Sometimes, being a feminist blogger feels like living through Groundhog Day. Only instead of learning how to play the piano or stalking a woman, you’re having the same arguments over, and over, and over again. This week’s argument on repeat? Being criticized for being a woman is different from being criticized while being a woman. I have literally written about this four times already.
But now I get to write about it again, because Susan Collins.
Senator Susan Collins was briefly a voice of sanity in an unruly field of crazy, when she, Senator Barbara Murkowski, and Senator John McCain all voted against the ACA repeal. Of course, Murkowski and Collins were against it longer, more strenuously, and with less attention than McCain. But now that she has stopped being a voice of sanity and has instead made some pretty idiotic deals that are not going to be followed through on in exchange for her soul vote on the disastrous tax bill and people are criticizing her, she has accused people of sexism. Her exact words:
“I believe that the coverage has been unbelievably sexist, and I cannot believe that the press would have treated another senator with 20 years of experience as they have treated me,” she told reporters in the Capitol. “They’ve ignored everything that I’ve gotten and written story after story about how I’m duped. How am I duped when all your amendments get accepted?”
…. Let’s take this from the top.
Now, there are a few conditions under which Collin’s statements could be at least partially correct. (Not wholly; never wholly.) Women are often criticized more often, and more viciously, than their male counterparts for the same actions. Collins already faced some sexism when her contributions to saving the ACA were set aside in favor of celebrating McCain’s 11th-hour about face. It is ostensibly possible that Collins would be facing worse criticism for her hypocrisy than a male Senator in the same position would be.
But in this case, Bob Corker is facing similar criticism for reversing his position on the tax bill. Both made a lot of noise about their ability to stand firm in the face of bad bills, and both crumpled like tissue paper. And the core facts of the problem remain: Collins appears to have been duped. It isn’t sexist to state facts.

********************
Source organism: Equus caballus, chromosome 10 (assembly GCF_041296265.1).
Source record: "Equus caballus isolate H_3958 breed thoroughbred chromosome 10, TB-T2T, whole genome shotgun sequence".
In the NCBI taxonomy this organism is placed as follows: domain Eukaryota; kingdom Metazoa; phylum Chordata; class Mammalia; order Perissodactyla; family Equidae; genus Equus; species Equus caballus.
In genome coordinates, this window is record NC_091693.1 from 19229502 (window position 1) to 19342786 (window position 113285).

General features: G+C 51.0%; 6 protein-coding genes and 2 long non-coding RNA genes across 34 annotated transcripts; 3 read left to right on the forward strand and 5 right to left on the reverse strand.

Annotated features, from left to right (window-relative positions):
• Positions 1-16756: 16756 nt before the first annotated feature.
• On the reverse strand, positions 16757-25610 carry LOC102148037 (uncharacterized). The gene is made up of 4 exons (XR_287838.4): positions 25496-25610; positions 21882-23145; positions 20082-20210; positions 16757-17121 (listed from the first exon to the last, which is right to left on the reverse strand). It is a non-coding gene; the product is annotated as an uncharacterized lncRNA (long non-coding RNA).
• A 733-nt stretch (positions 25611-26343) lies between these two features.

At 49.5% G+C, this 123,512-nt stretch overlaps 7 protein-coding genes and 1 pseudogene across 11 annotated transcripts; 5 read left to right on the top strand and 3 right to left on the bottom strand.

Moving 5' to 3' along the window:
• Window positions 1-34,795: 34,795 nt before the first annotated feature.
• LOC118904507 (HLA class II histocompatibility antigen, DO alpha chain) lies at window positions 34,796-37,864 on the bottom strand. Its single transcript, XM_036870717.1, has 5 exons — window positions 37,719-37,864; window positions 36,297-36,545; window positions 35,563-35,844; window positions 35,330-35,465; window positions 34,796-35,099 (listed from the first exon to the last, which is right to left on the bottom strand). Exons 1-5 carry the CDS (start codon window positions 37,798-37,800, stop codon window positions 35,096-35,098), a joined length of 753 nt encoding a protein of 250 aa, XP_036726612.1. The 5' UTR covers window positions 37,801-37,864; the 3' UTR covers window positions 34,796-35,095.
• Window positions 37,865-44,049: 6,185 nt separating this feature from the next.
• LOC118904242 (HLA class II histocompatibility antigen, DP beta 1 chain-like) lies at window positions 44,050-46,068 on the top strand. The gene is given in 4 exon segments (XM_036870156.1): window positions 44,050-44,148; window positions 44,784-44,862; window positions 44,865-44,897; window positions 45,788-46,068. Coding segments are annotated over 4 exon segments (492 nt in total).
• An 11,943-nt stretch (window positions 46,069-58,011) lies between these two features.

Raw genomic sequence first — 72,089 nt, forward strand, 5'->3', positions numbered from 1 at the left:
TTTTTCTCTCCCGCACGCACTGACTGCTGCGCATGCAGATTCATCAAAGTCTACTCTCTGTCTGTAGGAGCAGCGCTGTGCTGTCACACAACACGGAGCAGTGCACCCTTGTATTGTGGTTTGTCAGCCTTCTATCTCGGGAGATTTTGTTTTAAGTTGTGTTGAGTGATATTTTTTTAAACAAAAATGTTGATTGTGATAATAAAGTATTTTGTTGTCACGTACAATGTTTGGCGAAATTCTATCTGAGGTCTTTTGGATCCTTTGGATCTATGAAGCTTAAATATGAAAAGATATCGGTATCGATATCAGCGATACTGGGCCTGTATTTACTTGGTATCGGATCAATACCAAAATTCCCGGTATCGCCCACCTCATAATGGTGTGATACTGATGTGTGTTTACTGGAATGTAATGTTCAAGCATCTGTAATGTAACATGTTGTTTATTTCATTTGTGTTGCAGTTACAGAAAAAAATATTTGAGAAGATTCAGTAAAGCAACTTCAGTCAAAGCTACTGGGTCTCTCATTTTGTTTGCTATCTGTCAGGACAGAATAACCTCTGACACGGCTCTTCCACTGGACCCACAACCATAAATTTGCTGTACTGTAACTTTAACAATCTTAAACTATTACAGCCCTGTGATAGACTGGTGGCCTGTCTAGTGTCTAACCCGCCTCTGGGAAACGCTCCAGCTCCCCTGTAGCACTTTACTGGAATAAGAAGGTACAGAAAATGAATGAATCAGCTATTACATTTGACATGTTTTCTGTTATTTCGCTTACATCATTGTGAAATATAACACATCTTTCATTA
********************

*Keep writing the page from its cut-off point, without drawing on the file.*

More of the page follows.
Jennifer Rubin explains the issue:
What she got was a promise from Senate Majority Leader Mitch McConnell (R-Ky.) to pass two partial offsets that would mitigate some of the harm done by repeal of the individual mandate. She also at the time stated that she’d have a vote on those bills in hand before voting for the tax bill. She doesn’t have that promised vote and likely won’t get the bills through the House (which objects to anything shoring up Obamacare). Collins nevertheless will vote for a bill that included repeal of the individual mandate without receiving any offset. Her vote in that regard is no different from that of other Republicans who vowed to rip up Obamacare root and branch. Her constituents and local media are understandably very upset with her.
So to rephrase, Collin demanded some concessions in exchange for her vote on a bad bill. She didn’t actually get those concessions, and is unlikely to do so. But she is still going to vote for a bill that is going to harm her constituents, and wants this vote to be seen as strong horse trading, because she demanded those concessions that aren’t going to come to fruition. She’s traded her vote for nothing but empty promises, and hurt her constituents in the process. Which is, you know… kinda stupid.
As far as I can tell, Collins is getting the exact same criticism that she would have gotten if she was a man. She had principles, and then she traded them in and got nothing in return. That’s a bad move, and people are understandably pissed. Calling the criticism sexist is trying to detract from its validity, and trying to redirect attention to her gender instead of her lack of morals.
She’s being criticized while being a woman, not for being a woman. Don’t let her tell you otherwise.
Elle Irise is a regular contributor to This Week In Tomorrow. When she’s not trying to explain over and over that women can do deeply unpopular things and that criticizing them for that really, really isn’t antifeminist, she studies gender in popular culture.
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